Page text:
Recognizing the Savior’s perfect embodiment of charity, Sister Bingham spoke of the important need for all to emulate Him in how they see and treat others.
“One of the most significant ways we can develop and demonstrate love for our neighbor is through being generous in our thoughts and words,” she said.
“The day will come when we will have a complete understanding of others’ hearts and will be grateful to have mercy extended to us—just as we extend charitable thoughts and words to others during this life,” she said.
Whether a person is 8 or 108, all can bring the light of the gospel into their own environment, Sister Bingham said. ”We can determine to look for the good in others and in the circumstances around us. Young and not-so-young women everywhere can demonstrate charity as they choose to use words that build confidence and faith in others.”
Every person has an obligation—and privilege—to embrace improvement in others as they strive to become more like the Savior, she said.
Carole M. Stephens
Sister Stephens spoke on the importance of having a “bedrock understanding” of the gospel of Jesus Christ.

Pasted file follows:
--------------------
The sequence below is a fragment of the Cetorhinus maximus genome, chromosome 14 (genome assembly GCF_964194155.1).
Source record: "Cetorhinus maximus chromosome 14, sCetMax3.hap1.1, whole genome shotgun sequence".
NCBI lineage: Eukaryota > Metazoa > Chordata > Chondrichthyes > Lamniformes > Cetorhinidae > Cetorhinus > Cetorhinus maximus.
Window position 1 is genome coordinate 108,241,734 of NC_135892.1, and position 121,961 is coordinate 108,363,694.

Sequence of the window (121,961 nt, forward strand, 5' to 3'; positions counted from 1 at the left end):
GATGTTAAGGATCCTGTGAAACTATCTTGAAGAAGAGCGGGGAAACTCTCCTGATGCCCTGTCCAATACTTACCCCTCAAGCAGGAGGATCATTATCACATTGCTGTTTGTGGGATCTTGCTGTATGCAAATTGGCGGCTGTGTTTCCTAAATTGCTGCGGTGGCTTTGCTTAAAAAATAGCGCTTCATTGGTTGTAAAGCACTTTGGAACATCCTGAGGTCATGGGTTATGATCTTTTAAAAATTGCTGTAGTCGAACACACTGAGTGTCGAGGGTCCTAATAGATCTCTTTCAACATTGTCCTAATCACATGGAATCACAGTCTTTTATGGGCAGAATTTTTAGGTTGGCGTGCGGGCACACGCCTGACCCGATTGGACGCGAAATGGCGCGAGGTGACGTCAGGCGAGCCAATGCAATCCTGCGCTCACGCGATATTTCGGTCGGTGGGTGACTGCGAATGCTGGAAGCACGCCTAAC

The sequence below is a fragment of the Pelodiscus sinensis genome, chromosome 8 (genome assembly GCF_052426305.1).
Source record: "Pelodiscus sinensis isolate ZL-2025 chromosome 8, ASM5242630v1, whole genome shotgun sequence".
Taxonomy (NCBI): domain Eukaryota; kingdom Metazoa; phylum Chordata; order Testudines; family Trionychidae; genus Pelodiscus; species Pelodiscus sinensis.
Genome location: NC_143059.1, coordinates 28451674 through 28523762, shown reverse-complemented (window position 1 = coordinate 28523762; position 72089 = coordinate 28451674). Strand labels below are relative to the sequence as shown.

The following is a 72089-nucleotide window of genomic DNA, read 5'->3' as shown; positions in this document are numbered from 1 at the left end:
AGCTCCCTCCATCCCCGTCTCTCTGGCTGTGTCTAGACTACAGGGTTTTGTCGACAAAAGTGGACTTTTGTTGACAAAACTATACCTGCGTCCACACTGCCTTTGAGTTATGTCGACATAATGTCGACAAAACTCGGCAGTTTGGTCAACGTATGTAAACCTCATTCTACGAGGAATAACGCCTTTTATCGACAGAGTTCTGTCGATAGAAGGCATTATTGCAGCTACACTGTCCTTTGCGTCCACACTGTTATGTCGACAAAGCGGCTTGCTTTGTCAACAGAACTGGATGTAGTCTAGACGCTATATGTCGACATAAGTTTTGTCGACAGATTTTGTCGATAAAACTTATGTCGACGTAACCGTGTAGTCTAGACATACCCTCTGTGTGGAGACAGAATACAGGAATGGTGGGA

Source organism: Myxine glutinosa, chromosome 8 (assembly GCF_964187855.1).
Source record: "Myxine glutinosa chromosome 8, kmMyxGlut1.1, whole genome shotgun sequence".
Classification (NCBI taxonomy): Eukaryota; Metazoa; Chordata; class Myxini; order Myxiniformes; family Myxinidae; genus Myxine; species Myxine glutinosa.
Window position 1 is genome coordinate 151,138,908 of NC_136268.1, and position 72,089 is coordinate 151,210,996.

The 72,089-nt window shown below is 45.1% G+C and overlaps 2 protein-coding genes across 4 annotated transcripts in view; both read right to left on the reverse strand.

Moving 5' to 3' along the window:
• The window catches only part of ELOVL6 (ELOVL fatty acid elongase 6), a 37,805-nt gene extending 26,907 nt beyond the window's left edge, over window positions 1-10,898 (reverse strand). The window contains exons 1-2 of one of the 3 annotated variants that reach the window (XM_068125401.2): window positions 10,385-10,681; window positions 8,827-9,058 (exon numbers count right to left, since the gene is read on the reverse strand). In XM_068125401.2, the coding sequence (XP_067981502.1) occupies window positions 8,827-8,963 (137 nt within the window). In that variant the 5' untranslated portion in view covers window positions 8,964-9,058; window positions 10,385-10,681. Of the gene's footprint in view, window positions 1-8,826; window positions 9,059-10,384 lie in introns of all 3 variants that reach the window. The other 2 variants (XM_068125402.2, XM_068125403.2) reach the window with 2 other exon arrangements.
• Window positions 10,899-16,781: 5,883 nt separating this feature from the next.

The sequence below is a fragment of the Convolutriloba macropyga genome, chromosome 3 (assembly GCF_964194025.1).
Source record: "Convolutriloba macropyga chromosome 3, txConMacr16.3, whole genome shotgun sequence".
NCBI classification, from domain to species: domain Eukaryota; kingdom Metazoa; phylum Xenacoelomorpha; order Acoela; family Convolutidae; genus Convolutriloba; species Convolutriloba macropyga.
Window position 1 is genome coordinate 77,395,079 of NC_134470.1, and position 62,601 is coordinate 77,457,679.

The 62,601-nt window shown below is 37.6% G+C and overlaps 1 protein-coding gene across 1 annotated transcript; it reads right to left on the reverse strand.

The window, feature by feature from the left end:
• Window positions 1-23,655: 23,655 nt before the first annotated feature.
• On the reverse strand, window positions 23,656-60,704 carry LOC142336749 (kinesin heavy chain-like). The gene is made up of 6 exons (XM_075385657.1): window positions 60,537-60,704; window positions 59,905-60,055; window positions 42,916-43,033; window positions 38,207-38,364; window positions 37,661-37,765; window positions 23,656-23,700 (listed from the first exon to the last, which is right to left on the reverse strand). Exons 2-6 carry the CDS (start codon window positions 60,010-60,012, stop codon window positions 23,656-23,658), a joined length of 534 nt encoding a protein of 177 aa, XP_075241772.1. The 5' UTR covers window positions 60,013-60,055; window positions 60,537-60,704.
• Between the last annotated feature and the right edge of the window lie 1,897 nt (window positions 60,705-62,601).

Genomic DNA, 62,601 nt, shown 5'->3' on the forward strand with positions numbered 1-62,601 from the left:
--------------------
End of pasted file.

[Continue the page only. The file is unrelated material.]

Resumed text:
“When we learn how to apply the doctrine of Christ to our individual circumstances, our love for our Savior grows,” she said.
Sister Stephens shared three examples of how individuals “often find our faith deepened and our relationship with Heavenly Father and His Son refined in adversity.”
First, “the Savior, the Master Healer, has power to change our hearts and give us permanent relief from the sorrow caused by our own sin.”
Second, “the Master Healer can comfort and strengthen us when we experience pain because of the unrighteous actions of others,” Sister Stephens said.
Third, “the Master Healer can comfort and sustain us as we experience painful ‘realities of mortality,’ such as disaster, mental illness, disease, chronic pain, and even death.”